The mihna (218-234 H.) was a defining event of Islamic spiritual authority. Its importance was evident to contemporaries, the inquisitors and their victims, and each side recorded the events. This study compares these accounts. It concentrates on three components that appear in both narratives: how each side told the story to the wide public; how they perceived the torture of Ibn Hanbal; how they described and understood the dialogue between Ibn Hanbal and his inquisitors. Interestingly, the depictions of these events bear a strong resemblance. The aim of this study is to trace how shared factual descriptions end up promoting opposing ideologies.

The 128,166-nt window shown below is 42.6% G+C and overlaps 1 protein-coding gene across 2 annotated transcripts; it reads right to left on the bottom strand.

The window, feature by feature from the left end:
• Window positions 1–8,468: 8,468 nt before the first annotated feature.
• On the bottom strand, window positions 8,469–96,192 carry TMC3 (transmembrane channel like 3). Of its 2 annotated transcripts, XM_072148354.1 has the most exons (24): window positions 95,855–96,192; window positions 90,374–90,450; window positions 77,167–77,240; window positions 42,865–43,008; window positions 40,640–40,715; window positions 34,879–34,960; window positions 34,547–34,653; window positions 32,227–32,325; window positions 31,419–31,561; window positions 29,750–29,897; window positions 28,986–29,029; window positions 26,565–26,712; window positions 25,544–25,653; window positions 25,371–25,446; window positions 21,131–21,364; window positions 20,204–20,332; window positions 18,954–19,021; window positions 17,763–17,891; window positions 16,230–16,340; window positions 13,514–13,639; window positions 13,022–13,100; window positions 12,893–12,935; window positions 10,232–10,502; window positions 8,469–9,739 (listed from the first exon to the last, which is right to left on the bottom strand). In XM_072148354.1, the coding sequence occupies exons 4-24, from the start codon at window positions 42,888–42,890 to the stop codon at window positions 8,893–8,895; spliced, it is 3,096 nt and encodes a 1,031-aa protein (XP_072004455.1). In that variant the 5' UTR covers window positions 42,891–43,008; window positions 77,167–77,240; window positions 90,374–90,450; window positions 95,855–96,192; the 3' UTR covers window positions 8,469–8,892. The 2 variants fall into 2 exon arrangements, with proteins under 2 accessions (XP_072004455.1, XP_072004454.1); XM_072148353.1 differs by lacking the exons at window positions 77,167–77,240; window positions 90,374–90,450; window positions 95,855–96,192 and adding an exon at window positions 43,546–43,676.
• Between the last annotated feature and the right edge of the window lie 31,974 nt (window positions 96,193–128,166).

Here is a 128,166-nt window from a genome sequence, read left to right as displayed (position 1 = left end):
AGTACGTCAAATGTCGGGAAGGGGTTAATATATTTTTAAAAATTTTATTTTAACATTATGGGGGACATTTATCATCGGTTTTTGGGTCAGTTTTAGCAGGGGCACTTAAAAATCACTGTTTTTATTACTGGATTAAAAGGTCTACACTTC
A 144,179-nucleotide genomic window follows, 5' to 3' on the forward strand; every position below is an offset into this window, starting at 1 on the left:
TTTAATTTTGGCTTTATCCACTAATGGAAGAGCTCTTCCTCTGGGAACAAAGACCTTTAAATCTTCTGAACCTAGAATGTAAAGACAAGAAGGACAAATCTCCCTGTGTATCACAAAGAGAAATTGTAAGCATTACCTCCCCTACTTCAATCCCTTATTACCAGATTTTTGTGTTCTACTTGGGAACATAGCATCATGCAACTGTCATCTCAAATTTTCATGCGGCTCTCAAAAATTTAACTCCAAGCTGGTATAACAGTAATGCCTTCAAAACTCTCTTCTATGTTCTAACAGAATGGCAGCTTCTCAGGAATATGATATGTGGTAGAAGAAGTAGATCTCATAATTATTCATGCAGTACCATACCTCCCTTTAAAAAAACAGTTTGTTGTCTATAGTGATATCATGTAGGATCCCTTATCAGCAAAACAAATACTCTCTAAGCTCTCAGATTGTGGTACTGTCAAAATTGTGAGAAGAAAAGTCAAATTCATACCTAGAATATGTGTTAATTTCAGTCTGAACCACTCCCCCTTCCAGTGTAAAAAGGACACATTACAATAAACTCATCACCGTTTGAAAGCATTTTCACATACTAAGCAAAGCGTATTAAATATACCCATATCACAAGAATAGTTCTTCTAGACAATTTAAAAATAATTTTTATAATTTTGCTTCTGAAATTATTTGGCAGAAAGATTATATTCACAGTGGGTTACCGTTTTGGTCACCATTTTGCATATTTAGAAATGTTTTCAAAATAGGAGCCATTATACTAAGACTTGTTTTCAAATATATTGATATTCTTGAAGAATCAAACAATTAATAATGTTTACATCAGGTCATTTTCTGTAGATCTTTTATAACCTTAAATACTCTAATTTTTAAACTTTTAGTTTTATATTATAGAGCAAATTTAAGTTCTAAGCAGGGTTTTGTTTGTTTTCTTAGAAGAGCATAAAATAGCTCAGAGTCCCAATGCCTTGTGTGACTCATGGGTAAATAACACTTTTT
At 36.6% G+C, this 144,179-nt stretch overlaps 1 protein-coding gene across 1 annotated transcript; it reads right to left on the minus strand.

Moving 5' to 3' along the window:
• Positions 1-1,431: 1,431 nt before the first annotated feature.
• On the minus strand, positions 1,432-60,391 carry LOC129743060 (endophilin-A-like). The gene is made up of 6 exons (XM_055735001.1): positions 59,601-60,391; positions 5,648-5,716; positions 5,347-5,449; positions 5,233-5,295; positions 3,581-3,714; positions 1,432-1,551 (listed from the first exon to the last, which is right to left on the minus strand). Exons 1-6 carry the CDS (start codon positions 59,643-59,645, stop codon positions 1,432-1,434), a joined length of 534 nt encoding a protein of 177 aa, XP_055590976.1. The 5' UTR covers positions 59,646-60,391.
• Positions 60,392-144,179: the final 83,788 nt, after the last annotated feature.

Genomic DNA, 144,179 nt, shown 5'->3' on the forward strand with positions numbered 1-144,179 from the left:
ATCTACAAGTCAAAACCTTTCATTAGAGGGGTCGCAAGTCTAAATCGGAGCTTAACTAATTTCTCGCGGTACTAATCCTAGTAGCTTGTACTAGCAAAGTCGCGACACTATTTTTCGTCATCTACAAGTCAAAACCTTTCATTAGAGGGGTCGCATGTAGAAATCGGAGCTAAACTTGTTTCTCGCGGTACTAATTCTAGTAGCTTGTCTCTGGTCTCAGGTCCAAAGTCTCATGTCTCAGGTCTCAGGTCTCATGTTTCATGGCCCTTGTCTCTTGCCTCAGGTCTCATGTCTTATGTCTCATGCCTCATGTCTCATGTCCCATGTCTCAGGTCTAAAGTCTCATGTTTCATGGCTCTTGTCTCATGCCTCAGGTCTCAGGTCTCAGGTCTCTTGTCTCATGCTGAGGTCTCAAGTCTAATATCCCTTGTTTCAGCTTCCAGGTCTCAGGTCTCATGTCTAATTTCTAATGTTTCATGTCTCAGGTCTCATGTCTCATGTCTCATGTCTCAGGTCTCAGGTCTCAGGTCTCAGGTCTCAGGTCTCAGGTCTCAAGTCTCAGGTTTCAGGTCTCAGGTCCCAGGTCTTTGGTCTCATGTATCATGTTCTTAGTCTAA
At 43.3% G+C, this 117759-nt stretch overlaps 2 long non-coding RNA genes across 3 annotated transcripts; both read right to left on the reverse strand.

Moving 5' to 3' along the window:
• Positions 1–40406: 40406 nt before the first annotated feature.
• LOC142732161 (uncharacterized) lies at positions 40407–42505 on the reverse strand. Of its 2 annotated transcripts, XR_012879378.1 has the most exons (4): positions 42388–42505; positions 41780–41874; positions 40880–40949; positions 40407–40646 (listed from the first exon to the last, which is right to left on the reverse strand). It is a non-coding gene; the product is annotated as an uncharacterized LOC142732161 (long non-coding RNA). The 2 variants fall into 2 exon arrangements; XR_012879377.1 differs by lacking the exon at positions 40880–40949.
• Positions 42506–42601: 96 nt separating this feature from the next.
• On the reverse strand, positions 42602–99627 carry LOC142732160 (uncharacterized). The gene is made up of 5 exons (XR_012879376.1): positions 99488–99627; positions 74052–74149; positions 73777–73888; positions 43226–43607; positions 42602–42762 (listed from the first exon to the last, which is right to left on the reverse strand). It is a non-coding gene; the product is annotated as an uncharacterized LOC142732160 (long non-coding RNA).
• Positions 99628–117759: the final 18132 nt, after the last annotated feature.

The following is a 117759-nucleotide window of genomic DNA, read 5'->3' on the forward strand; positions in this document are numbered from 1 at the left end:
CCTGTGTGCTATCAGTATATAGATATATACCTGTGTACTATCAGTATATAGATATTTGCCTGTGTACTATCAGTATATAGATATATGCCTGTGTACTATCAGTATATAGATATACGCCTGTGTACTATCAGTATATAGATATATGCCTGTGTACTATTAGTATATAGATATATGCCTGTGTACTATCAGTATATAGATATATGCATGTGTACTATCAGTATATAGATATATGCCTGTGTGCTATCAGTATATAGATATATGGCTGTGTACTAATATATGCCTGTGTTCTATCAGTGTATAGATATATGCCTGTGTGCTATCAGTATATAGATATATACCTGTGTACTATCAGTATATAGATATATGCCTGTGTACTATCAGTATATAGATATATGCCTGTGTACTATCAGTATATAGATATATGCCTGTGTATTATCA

|Number of pages||15|
|State||Published - 1 Jan 2001|
ASJC Scopus subject areas
- Cultural Studies
- Literature and Literary Theory